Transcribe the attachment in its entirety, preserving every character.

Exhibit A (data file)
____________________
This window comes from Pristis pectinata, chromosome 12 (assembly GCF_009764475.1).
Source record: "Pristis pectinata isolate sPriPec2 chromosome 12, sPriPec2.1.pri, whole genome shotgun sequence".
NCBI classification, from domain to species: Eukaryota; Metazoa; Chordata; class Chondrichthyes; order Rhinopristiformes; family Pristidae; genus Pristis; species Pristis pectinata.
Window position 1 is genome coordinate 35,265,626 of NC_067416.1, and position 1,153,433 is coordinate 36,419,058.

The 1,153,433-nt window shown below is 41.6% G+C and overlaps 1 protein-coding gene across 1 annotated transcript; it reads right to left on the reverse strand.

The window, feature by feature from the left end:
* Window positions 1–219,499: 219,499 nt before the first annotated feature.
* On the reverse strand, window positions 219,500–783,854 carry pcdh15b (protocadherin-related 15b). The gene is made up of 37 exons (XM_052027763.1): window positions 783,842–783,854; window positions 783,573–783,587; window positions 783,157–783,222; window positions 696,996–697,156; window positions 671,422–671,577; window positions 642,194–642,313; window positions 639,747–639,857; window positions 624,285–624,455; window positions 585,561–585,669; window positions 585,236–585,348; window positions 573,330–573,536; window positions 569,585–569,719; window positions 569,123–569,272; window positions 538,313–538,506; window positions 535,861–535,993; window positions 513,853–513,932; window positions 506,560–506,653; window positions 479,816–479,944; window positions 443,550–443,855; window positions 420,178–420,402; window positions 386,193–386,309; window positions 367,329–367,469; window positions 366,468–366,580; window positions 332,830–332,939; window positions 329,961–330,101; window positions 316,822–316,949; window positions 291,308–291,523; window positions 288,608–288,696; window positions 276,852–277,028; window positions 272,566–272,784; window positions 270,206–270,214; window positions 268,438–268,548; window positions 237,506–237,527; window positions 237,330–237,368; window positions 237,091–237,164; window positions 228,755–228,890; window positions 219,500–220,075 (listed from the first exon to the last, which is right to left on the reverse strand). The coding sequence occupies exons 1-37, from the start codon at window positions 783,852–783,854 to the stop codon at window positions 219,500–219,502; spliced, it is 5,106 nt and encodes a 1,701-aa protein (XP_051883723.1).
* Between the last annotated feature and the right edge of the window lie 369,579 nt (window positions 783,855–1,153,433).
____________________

This window comes from Pristis pectinata, chromosome 12 (assembly GCF_009764475.1).
Source record: "Pristis pectinata isolate sPriPec2 chromosome 12, sPriPec2.1.pri, whole genome shotgun sequence".
NCBI classification, from domain to species: Eukaryota; Metazoa; Chordata; class Chondrichthyes; order Rhinopristiformes; family Pristidae; genus Pristis; species Pristis pectinata.
Window position 1 is genome coordinate 35,265,626 of NC_067416.1, and position 1,153,433 is coordinate 36,419,058.

The 1,153,433-nt window shown below is 41.6% G+C and overlaps 1 protein-coding gene across 1 annotated transcript; it reads right to left on the reverse strand.

The window, feature by feature from the left end:
* Window positions 1–219,499: 219,499 nt before the first annotated feature.
* On the reverse strand, window positions 219,500–783,854 carry pcdh15b (protocadherin-related 15b). The gene is made up of 37 exons (XM_052027763.1): window positions 783,842–783,854; window positions 783,573–783,587; window positions 783,157–783,222; window positions 696,996–697,156; window positions 671,422–671,577; window positions 642,194–642,313; window positions 639,747–639,857; window positions 624,285–624,455; window positions 585,561–585,669; window positions 585,236–585,348; window positions 573,330–573,536; window positions 569,585–569,719; window positions 569,123–569,272; window positions 538,313–538,506; window positions 535,861–535,993; window positions 513,853–513,932; window positions 506,560–506,653; window positions 479,816–479,944; window positions 443,550–443,855; window positions 420,178–420,402; window positions 386,193–386,309; window positions 367,329–367,469; window positions 366,468–366,580; window positions 332,830–332,939; window positions 329,961–330,101; window positions 316,822–316,949; window positions 291,308–291,523; window positions 288,608–288,696; window positions 276,852–277,028; window positions 272,566–272,784; window positions 270,206–270,214; window positions 268,438–268,548; window positions 237,506–237,527; window positions 237,330–237,368; window positions 237,091–237,164; window positions 228,755–228,890; window positions 219,500–220,075 (listed from the first exon to the last, which is right to left on the reverse strand). The coding sequence occupies exons 1-37, from the start codon at window positions 783,852–783,854 to the stop codon at window positions 219,500–219,502; spliced, it is 5,106 nt and encodes a 1,701-aa protein (XP_051883723.1).
* Between the last annotated feature and the right edge of the window lie 369,579 nt (window positions 783,855–1,153,433).